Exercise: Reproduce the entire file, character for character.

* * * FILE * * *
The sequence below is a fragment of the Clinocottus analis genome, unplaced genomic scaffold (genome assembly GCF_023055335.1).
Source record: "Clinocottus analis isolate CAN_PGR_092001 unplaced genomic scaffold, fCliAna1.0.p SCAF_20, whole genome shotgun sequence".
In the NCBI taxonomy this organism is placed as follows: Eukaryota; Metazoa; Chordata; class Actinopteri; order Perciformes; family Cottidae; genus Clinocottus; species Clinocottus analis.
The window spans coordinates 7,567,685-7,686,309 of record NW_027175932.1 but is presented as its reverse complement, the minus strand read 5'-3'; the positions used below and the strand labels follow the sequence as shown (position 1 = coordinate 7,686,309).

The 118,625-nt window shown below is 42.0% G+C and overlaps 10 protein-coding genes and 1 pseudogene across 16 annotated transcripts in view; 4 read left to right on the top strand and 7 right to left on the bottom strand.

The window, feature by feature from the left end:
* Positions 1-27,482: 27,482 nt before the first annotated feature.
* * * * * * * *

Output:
The sequence below is a fragment of the Clinocottus analis genome, unplaced genomic scaffold (genome assembly GCF_023055335.1).
Source record: "Clinocottus analis isolate CAN_PGR_092001 unplaced genomic scaffold, fCliAna1.0.p SCAF_20, whole genome shotgun sequence".
In the NCBI taxonomy this organism is placed as follows: Eukaryota; Metazoa; Chordata; class Actinopteri; order Perciformes; family Cottidae; genus Clinocottus; species Clinocottus analis.
The window spans coordinates 7,567,685-7,686,309 of record NW_027175932.1 but is presented as its reverse complement, the minus strand read 5'-3'; the positions used below and the strand labels follow the sequence as shown (position 1 = coordinate 7,686,309).

The 118,625-nt window shown below is 42.0% G+C and overlaps 10 protein-coding genes and 1 pseudogene across 16 annotated transcripts in view; 4 read left to right on the top strand and 7 right to left on the bottom strand.

The window, feature by feature from the left end:
* Positions 1-27,482: 27,482 nt before the first annotated feature.